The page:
Assets are all the property and personal belongings you own, including:
- Personal items, such as jewelry
- Real estate
- Motor vehicles
- Bank accounts and cryptocurrency
- Stocks and bonds
The will should also appoint a guardian for minor children to take over if neither parent can care for them. This kind of will also includes a trust for the assets and appoints a trustee to manage them. The trustee and guardian can be the same or different individuals, and we discuss which option is best for each client’s situation. The trustee distributes funds to the guardian to pay for children’s education, healthcare, and other necessary expenses. The remaining funds usually transfer to the children in stages at specified ages.
When someone has remarried and has children from the first marriage, a spousal trust is usually included in the will. The trust provides for the spouse during their lifetime and ensures the remaining assets pass to the person’s own children after the spouse’s death.
You can read about trusts for a person with special needs that preserve eligibility for government benefits, life insurance trusts that mitigate estate taxes, and other advanced estate planning techniques here.
Power of Attorney
A power of attorney grants an agent authority to manage a person’s financial and legal affairs on their behalf. It can avoid the need for a guardianship court proceeding if you become incapacitated. We will discuss your options for the types of powers you can grant your agent and the limitations you can place on them.
If you have an older power of attorney, it’s advisable to update it to ensure financial institutions will honor it quickly when it’s needed. The New York statutory power of attorney was revised in 2010 and again in 2021, so the format that financial institutions recognize immediately is very different now.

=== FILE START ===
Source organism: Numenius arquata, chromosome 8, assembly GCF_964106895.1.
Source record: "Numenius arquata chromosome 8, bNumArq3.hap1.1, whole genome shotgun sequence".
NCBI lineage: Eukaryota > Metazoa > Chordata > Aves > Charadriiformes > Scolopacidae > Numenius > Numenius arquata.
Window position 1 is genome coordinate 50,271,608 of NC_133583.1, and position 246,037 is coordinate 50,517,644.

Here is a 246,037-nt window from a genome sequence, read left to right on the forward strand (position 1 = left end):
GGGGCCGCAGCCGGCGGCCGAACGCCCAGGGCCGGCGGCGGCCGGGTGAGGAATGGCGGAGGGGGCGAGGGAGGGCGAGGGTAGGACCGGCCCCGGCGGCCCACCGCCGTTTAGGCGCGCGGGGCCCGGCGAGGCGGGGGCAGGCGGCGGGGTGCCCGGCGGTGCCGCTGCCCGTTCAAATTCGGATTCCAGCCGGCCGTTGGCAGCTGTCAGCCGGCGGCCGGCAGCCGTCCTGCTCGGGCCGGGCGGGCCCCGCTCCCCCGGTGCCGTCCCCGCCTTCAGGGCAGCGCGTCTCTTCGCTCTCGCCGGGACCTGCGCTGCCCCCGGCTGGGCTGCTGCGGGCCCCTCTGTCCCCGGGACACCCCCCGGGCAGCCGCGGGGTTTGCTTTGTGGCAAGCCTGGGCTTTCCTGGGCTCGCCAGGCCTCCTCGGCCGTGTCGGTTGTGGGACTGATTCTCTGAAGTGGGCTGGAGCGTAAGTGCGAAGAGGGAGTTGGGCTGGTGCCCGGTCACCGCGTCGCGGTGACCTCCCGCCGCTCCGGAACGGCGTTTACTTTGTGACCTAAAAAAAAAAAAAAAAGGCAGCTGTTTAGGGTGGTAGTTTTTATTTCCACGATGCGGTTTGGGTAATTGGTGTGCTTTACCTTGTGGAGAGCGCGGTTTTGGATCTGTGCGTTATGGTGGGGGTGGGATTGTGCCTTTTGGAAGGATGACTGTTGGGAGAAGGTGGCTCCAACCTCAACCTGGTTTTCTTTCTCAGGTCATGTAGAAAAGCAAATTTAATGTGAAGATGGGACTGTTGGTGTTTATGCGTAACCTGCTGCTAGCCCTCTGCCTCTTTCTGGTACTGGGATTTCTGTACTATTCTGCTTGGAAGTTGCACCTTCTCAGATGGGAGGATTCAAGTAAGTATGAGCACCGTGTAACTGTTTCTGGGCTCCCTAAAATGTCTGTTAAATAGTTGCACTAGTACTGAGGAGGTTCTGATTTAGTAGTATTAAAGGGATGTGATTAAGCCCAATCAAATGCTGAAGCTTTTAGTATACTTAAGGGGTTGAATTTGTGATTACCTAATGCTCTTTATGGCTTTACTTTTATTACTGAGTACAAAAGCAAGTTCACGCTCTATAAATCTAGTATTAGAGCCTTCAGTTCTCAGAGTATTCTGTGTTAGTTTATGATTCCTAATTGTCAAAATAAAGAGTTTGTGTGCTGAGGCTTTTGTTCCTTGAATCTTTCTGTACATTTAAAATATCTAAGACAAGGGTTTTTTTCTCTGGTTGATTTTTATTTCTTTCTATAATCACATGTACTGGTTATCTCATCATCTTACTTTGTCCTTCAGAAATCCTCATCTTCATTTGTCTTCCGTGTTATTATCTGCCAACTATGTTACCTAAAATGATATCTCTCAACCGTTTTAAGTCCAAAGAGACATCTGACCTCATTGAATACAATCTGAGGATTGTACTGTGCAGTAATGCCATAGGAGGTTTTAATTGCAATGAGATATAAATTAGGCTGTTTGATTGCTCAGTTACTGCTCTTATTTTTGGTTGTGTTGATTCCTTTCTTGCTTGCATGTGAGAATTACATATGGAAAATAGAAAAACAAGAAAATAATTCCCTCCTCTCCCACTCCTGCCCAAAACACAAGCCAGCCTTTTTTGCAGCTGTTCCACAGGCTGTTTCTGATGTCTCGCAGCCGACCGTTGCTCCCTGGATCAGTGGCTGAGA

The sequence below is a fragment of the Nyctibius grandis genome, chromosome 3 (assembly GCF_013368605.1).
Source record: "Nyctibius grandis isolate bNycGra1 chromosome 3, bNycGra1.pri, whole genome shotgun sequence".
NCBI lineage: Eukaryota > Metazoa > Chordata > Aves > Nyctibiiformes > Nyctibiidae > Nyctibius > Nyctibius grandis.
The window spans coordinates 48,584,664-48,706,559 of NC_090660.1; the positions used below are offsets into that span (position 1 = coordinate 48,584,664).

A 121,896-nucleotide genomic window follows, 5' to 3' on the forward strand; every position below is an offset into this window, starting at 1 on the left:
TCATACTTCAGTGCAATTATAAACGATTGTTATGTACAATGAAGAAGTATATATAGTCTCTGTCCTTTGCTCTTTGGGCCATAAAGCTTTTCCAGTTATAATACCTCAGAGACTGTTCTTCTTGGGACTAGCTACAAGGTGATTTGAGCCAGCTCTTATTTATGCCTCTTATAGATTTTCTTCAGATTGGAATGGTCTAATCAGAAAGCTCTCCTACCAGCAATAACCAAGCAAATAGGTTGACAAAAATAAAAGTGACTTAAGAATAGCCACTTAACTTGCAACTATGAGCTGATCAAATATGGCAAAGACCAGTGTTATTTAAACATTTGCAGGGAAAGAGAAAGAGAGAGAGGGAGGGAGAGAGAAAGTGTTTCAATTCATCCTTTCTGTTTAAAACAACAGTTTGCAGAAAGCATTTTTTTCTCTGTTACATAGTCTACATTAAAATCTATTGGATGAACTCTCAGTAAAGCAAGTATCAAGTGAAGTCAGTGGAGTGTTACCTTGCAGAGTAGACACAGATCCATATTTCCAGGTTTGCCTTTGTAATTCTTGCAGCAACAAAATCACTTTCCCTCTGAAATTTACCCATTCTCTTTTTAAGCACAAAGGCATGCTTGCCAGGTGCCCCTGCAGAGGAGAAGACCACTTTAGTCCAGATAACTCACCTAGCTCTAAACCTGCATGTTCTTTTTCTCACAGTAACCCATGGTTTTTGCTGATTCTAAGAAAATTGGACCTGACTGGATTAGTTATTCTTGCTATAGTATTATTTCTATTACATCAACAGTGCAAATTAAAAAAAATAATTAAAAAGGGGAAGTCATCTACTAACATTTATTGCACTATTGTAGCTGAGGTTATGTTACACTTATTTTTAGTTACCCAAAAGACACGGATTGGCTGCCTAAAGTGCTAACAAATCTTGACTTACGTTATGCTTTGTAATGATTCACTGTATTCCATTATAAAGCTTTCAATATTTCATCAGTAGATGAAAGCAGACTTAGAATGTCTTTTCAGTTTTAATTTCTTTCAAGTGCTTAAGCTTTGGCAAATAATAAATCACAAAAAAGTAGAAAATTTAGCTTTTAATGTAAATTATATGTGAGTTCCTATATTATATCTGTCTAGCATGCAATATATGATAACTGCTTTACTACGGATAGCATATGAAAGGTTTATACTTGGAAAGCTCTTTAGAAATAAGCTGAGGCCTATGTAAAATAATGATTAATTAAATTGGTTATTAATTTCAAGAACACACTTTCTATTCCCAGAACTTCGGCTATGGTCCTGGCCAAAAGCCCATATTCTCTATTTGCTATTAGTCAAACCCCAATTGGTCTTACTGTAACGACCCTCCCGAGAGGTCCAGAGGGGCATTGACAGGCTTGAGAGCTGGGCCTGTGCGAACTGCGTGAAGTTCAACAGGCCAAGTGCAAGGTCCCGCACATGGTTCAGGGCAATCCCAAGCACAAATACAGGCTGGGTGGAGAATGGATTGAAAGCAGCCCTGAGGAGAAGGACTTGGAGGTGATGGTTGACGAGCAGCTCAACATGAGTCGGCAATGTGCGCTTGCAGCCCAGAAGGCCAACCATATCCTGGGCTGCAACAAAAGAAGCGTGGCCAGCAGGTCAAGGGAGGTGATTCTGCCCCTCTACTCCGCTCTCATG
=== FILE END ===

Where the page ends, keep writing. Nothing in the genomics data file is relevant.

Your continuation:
A healthcare proxy designates an agent to make healthcare decisions on your behalf if you are incapacitated. Choosing an agent who can navigate the medical system and be an effective patient advocate is crucial. Your agent should also understand how to handle your treatment for an illness or injury based on your personal or religious preferences, and be committed to honoring them.
A living will outlines a person’s preferences regarding medical care. It states your wishes if specific circumstances arise, such as traumatic injury, coma, cognitive disease, incapacity, and terminal illness. Therefore, this is a good option for people who want to provide detailed instructions, rather than rely on their healthcare agent to know their wishes.
Unlike a last will and testament, a living will goes into effect while you’re still alive but unable to make your own decisions. A medical provider must deem you incapacitated, incompetent, or unable to speak for yourself before the provisions in the living will are applicable.
Contact a New York Estate Planning Lawyer Today
When you’re creating an estate plan in New York, you should entrust it to an experienced and knowledgeable New York estate planning lawyer. You will be a priority at the Law & Mediation Office of Bracha Etengoff and be guided every step of the way. You can depend on us to consider your needs and create a plan that protects your interests and family’s future.
Call the Law & Mediation Office of Bracha Etengoff today at (347) 640-0993 for your consultation to create or update your customized estate plan. We can meet by video, in our Manhattan or Long Island office, or in your home or office.